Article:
Age Plays a Role in Allergy Treatment

People can develop allergies at any age. A recent study, however, points out that certain treatments are ineffective based on the individual’s age when they first became allergic.

Immune Shroom

Might it be Mites?

This particular research out of Germany studied adults who are allergic to dust mites. The researchers were trying to figure out why steroid treatment wasn’t working for many of the subjects. A corticosteroid decreases inflammation in the airways. But in many of these cases, the subjects’ conditions remain unchanged with steroid treatment.

What the scientists discovered was that the age of the person (at the allergy’s first appearance) altered the way he/she responded to the medication. Those who developed the dust allergy as adults were more likely to be resistant to the steroids.

What Does this Say?

Unfortunately, this research may predict that certain allergies acquired later in adulthood may be harder to treat. The immune response is different, so the treatment many need to be different as well. Additionally, during their study, the scientists were able to identify (in lab rats) which ones were predisposed to allergies.

Although this particular test was conducted using dust mites, it opens up questions about other allergies acquired later in life. The age of the patient upon allergic commencement may inform on the type of treatment required.

Age of Exposure

We’ve already become aware of certain foods that we perhaps shouldn’t expose to infants—because of the risk of developing an allergy or for safety factors. For example, babies can’t chew nuts, so they’d choke. But it could also be catastrophic if they had the predisposition to nut allergies. The same goes for shellfish.

Honey isn’t recommended (for children under one year) because there’s a chance it could contain bacteria causing infant botulism. Strawberries have also been known to create an allergic reaction in babies and young children,

As with all allergies, it is an immune response. Your body produces histamines as a weapon to attack the allergen to which you have exposed. It’s an overactive immune response. Usually, you get hives, swelling, itching, tingling, your airways become inflamed, among other uncomfortable (and sometimes life-threatening) symptoms.

If you or your children experience these symptoms, it’s important to discover the source causing the allergy. Once detected, you can avoid contact with the allergen and/or seek treatment. Try to eat organic and keep dust mites to a minimum, if possible. Say no to the itch, at any age.

Check out more health tips at www.GetThrive.com today, tomorrow, and everyday!

CanaGel Melts

Can Internal Inflammation Be Causing Your Skin to Age?

A logical cause for wrinkles would be unprotected sun exposure. Another would be simply a product of aging. But, guess what? Inflammation in your gut is a guilty party too when it comes to creating visible age lines.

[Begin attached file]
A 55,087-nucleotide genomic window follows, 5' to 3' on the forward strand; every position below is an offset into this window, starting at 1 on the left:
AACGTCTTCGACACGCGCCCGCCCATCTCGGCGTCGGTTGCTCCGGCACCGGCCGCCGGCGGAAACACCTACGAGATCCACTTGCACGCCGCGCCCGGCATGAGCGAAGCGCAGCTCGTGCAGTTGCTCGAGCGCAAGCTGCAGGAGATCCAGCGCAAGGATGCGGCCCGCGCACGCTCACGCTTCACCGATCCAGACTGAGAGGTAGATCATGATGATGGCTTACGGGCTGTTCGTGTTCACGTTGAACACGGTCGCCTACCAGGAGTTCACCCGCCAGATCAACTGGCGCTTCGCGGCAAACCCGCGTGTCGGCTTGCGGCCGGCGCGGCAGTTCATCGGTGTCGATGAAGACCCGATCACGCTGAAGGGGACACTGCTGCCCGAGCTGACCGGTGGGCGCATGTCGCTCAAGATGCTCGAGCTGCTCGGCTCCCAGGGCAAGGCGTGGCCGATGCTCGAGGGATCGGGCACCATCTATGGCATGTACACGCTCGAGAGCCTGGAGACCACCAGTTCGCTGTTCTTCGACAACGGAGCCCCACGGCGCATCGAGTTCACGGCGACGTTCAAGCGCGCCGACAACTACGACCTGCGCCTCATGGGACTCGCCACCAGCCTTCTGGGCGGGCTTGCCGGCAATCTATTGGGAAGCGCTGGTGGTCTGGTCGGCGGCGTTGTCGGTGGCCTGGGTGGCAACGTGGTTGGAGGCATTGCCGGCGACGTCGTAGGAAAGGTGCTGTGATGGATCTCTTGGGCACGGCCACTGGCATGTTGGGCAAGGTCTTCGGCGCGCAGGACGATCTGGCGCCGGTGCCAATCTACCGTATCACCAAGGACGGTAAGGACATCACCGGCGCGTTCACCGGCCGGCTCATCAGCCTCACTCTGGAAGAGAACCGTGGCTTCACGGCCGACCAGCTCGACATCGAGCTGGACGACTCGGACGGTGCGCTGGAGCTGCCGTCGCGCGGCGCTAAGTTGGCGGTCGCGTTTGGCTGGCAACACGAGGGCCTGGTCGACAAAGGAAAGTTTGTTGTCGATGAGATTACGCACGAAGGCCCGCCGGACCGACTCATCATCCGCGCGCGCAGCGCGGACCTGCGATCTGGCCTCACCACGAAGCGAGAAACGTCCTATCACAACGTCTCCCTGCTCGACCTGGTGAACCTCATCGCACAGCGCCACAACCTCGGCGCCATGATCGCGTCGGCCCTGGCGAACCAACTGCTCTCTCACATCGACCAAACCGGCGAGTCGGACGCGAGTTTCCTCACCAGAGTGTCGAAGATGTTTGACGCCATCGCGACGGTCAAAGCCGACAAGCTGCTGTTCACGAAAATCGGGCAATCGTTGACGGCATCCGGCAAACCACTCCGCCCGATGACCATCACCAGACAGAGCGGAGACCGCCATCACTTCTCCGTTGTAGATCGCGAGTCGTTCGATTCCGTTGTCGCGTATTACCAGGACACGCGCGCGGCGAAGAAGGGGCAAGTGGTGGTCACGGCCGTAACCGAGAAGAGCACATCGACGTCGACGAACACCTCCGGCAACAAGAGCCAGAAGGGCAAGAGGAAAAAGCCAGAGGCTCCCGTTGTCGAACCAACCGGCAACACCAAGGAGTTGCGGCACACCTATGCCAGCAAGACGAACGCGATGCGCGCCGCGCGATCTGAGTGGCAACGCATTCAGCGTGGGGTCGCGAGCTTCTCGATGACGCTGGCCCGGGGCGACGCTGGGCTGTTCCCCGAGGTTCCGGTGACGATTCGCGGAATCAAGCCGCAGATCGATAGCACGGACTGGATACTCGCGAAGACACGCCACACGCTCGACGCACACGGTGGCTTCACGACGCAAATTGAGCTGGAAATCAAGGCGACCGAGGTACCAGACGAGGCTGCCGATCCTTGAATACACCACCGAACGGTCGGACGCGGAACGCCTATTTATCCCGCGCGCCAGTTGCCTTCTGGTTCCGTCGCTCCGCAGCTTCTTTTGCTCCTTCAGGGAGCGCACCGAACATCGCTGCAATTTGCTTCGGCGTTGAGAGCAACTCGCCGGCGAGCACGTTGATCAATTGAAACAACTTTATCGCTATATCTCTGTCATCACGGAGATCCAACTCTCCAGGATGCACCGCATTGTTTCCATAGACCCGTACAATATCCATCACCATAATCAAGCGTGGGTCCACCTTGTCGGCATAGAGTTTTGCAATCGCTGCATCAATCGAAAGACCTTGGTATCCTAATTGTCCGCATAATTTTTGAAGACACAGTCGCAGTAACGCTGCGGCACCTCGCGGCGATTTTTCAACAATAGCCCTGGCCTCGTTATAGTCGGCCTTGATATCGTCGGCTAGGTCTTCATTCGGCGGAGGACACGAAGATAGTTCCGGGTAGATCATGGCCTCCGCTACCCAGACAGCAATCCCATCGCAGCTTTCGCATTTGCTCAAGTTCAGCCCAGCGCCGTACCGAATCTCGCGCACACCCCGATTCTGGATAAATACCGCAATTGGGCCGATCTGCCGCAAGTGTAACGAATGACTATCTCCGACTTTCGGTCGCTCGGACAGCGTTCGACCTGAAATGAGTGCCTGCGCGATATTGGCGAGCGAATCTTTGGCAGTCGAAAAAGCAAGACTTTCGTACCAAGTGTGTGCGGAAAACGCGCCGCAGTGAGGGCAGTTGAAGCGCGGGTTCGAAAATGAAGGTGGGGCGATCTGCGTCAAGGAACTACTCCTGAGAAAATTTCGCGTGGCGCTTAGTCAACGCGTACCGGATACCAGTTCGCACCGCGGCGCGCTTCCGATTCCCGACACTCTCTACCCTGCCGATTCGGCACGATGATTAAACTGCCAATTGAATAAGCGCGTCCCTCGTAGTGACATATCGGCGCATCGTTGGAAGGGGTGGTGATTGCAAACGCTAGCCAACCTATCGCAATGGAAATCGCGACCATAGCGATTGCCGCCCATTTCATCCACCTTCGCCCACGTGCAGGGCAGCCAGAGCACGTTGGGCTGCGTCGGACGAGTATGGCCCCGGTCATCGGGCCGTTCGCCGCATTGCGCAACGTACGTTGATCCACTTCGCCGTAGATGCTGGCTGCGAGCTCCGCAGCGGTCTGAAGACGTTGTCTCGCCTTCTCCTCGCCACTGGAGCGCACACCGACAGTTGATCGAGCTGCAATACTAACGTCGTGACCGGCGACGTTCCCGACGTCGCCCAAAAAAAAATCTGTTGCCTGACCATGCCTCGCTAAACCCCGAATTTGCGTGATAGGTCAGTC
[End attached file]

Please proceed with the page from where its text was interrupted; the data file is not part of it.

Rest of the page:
What’s To Get Inflamed About?

Just like when something annoys you emotionally, and then it puts you over-the-top, you get inflamed. You overreact and have a mini-explosion. The same thing happens when a germ or bacteria annoys your body. There’s a cellular response that causes inflammation.

On the outside of your body, let’s say from a bug bite or an infected cut, the skin will turn red, hot, and swell. Now imagine the same response in your stomach from a food or toxin that your body perceives as an unwelcomed guest, an invader. In the most simplistic terms, that’s what inflammation looks like inside your body.

Inflammation is Not a Good Guy or Gal

Just because you don’t see what’s going on inside your body doesn’t mean you should ignore it. Or, be oblivious to it. Knowledge is power. And now the knowledge is about providing and maintaining your good health.

Inflammation has been linked to type-2 diabetes, Alzheimer’s, arthritis, and cancer, not to mention other autoimmune disorders and other diseases. That’s scary. And serious. Most of these conditions are related to high-grade inflammation, especially over a long period of time.

Aging too Young

Even low-grade inflammation can wreak havoc on the health of our body. It compromises balance. What happens is that our body is constantly reacting—it’s fighting against something, even if it’s just a minor battle. But what occurs is that the constant fighting causes a breakdown, which in turn, causes aging.

Inflammation happens when toxins invade our bloodstream, and much of the time, we don’t even know it. And unfortunately, visible signs of aging become more apparent when inflammation increases.

Signs You My Be Suffering From Inflammation

Premature development of, or excessive wrinkles

-Acid reflux

-Arthritic pain

-Constant fatigue

-Type-2 diabetes

-Alzheimer’s

-Autoimmune disorders (Crohn’s, celiac, vitiligo, colitis, among others)

How Does This Happen?

Some doctors will explain that there is no explanation. However, research can point to several specific links to inflammation. It can be one culprit or a combination of a few.